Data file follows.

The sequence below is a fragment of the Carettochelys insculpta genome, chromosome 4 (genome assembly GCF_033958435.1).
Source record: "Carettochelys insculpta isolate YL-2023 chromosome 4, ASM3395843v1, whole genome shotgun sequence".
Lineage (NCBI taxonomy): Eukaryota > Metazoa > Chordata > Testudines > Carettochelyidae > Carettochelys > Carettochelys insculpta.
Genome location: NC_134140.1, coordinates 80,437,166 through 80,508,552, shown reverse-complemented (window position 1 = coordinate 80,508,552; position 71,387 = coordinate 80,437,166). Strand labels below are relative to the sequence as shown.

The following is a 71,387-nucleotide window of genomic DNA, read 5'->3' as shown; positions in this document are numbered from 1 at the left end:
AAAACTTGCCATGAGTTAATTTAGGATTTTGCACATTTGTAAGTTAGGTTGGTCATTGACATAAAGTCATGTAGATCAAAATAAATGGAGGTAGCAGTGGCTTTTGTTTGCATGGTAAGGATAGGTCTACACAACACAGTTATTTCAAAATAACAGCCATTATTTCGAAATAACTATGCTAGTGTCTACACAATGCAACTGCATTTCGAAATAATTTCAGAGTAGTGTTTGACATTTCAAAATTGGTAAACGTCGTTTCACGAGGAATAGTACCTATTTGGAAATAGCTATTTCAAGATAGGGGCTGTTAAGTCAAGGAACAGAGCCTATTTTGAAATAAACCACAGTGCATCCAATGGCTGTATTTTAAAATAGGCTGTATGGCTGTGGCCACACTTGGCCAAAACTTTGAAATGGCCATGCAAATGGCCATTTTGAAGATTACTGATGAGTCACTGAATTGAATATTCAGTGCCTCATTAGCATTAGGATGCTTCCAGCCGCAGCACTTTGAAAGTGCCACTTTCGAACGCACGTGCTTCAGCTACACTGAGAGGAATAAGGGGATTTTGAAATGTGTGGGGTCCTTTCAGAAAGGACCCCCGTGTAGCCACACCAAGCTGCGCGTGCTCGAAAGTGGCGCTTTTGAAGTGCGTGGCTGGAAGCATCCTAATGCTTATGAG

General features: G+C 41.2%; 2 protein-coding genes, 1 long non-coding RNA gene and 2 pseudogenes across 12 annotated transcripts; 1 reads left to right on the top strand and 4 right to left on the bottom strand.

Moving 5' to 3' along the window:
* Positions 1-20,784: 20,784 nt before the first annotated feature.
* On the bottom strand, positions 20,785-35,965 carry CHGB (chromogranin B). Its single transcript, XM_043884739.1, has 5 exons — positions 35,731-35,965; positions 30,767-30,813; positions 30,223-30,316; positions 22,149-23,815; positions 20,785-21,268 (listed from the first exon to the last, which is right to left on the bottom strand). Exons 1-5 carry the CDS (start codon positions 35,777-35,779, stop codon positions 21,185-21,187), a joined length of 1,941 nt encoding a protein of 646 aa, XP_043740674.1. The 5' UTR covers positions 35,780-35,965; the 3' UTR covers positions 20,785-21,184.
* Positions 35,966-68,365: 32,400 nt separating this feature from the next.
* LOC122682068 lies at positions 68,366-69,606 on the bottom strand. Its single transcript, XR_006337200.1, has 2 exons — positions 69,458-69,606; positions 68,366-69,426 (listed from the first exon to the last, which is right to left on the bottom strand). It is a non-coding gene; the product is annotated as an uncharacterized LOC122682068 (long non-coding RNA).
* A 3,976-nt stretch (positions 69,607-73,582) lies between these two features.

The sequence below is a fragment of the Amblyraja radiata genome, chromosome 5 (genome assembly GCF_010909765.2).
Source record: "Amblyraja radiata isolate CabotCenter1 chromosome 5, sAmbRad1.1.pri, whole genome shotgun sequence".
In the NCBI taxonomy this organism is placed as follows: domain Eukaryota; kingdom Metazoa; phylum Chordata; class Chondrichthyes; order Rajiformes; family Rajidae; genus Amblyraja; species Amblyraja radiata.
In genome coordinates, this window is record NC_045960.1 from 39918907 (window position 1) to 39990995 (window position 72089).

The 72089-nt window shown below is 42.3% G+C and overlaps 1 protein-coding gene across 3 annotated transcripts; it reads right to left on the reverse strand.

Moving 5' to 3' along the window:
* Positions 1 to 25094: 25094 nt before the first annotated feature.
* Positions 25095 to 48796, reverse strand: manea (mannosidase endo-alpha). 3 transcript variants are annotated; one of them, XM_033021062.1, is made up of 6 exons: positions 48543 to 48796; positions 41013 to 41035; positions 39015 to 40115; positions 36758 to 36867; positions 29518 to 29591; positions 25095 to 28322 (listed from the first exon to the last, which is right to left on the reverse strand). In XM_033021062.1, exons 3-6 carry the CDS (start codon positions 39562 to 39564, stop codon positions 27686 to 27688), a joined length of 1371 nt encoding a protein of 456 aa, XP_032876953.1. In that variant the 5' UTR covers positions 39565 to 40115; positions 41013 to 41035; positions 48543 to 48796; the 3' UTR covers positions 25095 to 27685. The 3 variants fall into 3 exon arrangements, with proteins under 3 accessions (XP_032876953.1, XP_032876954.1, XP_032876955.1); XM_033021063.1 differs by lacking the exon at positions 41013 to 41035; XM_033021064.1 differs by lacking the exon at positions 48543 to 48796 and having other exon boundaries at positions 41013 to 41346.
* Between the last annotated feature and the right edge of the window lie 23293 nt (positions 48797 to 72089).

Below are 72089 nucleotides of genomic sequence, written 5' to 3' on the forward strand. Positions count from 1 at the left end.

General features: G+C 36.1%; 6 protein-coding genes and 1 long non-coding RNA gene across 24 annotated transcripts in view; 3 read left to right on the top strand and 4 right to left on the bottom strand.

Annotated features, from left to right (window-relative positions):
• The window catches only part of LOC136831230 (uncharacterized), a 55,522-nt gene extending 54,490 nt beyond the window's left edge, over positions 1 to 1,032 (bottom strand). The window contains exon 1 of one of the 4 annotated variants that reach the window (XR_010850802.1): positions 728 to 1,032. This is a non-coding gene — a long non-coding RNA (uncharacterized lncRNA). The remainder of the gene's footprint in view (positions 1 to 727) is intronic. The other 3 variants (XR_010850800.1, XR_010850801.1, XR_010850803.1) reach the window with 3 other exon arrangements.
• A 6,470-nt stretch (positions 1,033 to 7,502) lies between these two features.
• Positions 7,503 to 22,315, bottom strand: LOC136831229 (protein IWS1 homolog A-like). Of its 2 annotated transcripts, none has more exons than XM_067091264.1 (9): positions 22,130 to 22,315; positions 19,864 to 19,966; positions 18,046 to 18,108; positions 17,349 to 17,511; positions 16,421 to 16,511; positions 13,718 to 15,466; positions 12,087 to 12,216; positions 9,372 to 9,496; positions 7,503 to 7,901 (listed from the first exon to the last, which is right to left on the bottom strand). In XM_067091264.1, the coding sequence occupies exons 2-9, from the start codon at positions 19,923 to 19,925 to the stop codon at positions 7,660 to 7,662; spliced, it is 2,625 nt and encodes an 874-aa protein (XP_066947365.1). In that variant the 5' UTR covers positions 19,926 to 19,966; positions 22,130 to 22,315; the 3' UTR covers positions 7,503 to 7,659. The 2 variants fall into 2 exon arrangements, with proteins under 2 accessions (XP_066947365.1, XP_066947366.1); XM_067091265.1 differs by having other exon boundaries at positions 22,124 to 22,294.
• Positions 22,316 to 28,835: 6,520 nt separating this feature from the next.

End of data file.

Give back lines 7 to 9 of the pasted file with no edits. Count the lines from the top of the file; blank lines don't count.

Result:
General features: G+C 41.2%; 2 protein-coding genes, 1 long non-coding RNA gene and 2 pseudogenes across 12 annotated transcripts; 1 reads left to right on the top strand and 4 right to left on the bottom strand.

Moving 5' to 3' along the window:
* Positions 1-20,784: 20,784 nt before the first annotated feature.